War hero loses battle against C-diff

IPSWICH Hospital today stressed it was doing everything it could to tackle Clostridium difficile after a Dunkirk veteran died after contracting the super bug.

IPSWICH Hospital today stressed it was doing everything it could to tackle Clostridium difficile after a Dunkirk veteran died after contracting the super bug.

Ted Vickery escaped the clutches of the Germans on the beaches of France during the Second World War, installed communications in Churchill's underground Cabinet War Rooms and survived a torpedo attack in the Mediterranean.

But more than 60 years later he fell victim to a devastating bug plaguing the NHS.

Mr Vickery's son Robin, an Ipswich borough councillor, today told how he watched his 88-year-old father's condition deteriorate rapidly after he contracted the highly contagious bug while in Shotley ward.

Robin Vickery, who lived with his father in Old Hall Close, Henley, said: “He'd been in hospital for just over a month. He went in with pneumonia and they were getting to grips with that.

“Then he caught C. difficile. He went downhill very quickly.

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“The C-diff was the straw that broke the camel's back.

“He was approaching it like all the other battles in his life but this was one battle he just couldn't win.

“He was the second one that we know of that had gone down with C-diff in that ward.”

The hospital today said fighting the spread of the bug was among its highest priorities.

Jan Rowsell, hospital spokesman, said: “Patient safety is our absolute number one priority. We are making significant progress in reducing MRSA. Reducing the number and rate of C-diff is our biggest challenge.

“It is when you are at your most vulnerable that you are most affected and the infection is the most damaging.

“If somebody is very frail getting an infection can be very challenging for them to get over.”

Ted Vickery was a well-known Ipswich war veteran who had celebrated his 21st birthday on the beach at Dunkirk in May 1940.

He had served with the Royal Corps of Signals and was based at Arras in northern France. After being evacuated in the nick of time, he was later posted to north Africa and had to be rescued from the Med by the Navy after a torpedo attack.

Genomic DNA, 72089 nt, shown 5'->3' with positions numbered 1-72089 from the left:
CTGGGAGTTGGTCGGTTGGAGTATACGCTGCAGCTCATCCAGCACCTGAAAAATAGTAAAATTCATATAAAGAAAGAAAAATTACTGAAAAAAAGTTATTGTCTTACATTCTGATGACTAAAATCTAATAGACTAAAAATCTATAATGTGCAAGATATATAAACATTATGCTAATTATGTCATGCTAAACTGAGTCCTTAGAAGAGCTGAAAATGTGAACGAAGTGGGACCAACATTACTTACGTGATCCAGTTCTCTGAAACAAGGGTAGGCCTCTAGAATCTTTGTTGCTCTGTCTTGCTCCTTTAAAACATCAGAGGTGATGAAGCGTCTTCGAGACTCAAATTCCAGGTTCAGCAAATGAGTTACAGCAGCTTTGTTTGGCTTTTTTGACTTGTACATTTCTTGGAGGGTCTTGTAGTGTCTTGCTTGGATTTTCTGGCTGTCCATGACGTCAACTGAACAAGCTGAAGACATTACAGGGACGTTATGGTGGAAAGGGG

He survived the attack and went on to witness the liberation of Italy.

He had entered the war effort as a trained Post Office engineer and had set up communications for British forces in France before being ordered to destroy them and flee for Dunkirk.

The father of three was a keen cricketer and each year teams in the Ipswich Inter-Firms League play for the Ted Vickery Cup in recognition of his contribution to the sport.

His funeral will be held on Friday, May 2 at the West Chapel at Ipswich Crematorium at 11am. Donations can be made to Mr Vickery's favourite charity, the RNLI.

Do you want to pay tribute to Ted Vickery? Do you know someone who has caught C-Diff in Ipswich Hospital? Write to Your Letters, Evening Star, 30 Lower Brook Street, Ipswich, IP4 1AN, or e-mail eveningstarletters@eveningstar.co.uk

TED Vickery told of his joy at welcoming some of the Little Ships which helped evacuate 300,000 troops from the beaches of France when they visited Ipswich.

Last year he recalled his role in the evacuation effort when he told The Evening Star: “My comrade and I were the last to leave the headquarters in an armoured vehicle but after six or seven kilometres we had to leave that. We disabled it and made it the rest of the way on foot.

“It was about 30 miles and then we got to the beach where there were already thousands of people waiting.

“We got there the day before my birthday - May 22 - and had a bit of good luck. We chanced upon an army postman and he had a package for me from home, a huge block of Cadbury's chocolate from my mother.

“I had a chunk every day, two on my birthday, and it was all I had to eat on the beach. I didn't get taken off until May 30.”

And he also remembered being attacked by German planes as the troops waited to be saved from the advancing Germans.

“There was one occasion when a damaged German bomber was chased by a Spitfire. We all cheered when the bomber came down.”

Born in Norwich, Ted Vickery was the all-England schoolboys long-jump champion at 14.

He married Mim in 1942 and they moved to Ipswich in 1969. The couple were together for 58 years until Mim died in December 2000.

They had three children - two daughters Susan, now Susan Marchant who lives in Great Wakering, Essex, and Pam, now Pam Debenham who lives in Ipswich, and a son, Robin.

Ted Vickery worked for GPO Telephones - now BT - and rose to area executive officer in charge of about 100 people. He was based at the Telephone Exchange Centre in Woodbridge Road, Ipswich.

Robin Vickery said: “He was a quiet bloke but very friendly, he'd always got time to talk to people. He liked a laugh and a joke.

“He played cricket until he was 60. Once he packed up with cricket he started to play more golf and then he played more croquet.”

His skills as an engineer saw him used by the army here in England, at Bentwaters and in helping to install the communications in the underground Cabinet War Rooms used by Churchill to plan his war strategies.

Ted Vickery died on April 17. A week prior to him going into hospital he had been driving himself around and had been to the Regent to see a show.

Even at 88 he relished the task of doing deliveries for Bloomingdale's in Dale Hall Lane, Ipswich, his son's greengrocers and florist shop.